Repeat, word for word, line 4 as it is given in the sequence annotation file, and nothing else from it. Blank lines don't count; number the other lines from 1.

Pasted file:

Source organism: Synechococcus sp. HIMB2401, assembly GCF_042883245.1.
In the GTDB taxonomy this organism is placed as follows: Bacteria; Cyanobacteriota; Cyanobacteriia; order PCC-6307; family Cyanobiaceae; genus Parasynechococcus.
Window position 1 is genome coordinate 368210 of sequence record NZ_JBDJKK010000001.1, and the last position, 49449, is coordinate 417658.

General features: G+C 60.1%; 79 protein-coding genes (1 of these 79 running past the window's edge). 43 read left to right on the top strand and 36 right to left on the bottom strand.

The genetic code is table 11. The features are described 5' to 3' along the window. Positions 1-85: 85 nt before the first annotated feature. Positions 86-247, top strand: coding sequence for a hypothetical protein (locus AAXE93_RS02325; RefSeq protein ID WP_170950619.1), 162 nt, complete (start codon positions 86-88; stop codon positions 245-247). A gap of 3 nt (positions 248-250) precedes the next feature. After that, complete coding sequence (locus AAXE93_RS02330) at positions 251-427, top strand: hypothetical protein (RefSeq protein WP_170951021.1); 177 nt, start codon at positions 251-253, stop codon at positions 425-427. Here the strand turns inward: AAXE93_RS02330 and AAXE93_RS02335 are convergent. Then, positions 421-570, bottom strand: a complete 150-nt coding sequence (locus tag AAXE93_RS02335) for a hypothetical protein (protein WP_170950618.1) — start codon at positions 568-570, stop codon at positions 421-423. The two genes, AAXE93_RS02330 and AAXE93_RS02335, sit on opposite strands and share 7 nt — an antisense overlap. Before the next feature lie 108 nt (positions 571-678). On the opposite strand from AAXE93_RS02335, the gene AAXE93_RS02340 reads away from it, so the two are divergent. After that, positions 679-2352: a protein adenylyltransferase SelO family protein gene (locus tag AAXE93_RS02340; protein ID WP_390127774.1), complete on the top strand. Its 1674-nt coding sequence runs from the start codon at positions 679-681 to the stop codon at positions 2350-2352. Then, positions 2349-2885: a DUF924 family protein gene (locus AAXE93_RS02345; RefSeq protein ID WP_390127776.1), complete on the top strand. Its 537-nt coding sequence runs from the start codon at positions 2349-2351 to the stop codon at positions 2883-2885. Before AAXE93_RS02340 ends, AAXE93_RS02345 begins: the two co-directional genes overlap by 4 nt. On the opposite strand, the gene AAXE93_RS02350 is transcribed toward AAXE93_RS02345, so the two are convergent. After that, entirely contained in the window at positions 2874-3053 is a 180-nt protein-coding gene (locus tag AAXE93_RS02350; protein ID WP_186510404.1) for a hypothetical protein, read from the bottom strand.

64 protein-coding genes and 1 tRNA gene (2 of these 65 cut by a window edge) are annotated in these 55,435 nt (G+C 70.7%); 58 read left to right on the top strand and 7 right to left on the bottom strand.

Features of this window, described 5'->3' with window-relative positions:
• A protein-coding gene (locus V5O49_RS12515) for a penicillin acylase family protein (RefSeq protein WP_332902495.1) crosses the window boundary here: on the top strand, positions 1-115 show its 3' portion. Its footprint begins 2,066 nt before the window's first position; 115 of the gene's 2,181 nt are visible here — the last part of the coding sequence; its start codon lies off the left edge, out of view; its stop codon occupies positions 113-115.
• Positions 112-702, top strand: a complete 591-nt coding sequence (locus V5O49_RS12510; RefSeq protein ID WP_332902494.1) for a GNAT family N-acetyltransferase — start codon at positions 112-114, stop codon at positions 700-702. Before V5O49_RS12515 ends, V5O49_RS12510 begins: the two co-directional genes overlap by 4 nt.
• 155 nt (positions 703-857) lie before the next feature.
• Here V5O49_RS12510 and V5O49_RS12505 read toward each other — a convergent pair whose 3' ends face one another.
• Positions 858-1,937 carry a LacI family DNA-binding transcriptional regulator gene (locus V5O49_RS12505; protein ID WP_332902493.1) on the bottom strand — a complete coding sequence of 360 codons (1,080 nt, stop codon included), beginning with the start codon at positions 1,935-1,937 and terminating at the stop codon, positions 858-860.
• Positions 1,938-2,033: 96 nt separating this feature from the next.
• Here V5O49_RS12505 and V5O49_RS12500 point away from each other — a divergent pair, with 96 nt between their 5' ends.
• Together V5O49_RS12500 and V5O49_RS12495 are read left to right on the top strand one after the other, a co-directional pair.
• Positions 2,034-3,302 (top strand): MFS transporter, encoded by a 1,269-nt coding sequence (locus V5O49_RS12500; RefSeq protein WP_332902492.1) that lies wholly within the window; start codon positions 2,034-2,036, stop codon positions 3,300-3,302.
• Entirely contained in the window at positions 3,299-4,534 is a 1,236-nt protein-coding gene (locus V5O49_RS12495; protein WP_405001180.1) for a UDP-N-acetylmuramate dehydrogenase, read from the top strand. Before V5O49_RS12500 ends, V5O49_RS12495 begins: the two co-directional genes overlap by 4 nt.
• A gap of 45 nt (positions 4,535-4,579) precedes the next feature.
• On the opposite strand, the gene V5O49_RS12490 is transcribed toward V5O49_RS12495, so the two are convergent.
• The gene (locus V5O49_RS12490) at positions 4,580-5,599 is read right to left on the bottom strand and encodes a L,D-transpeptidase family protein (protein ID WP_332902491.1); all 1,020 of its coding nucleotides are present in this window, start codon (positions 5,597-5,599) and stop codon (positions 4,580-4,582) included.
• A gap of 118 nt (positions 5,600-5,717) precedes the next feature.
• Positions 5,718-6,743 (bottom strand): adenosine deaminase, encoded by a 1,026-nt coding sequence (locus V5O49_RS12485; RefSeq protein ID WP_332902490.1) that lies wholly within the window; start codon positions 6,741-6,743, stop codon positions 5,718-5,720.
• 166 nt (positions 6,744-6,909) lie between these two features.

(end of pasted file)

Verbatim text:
General features: G+C 60.1%; 79 protein-coding genes (1 of these 79 running past the window's edge). 43 read left to right on the top strand and 36 right to left on the bottom strand.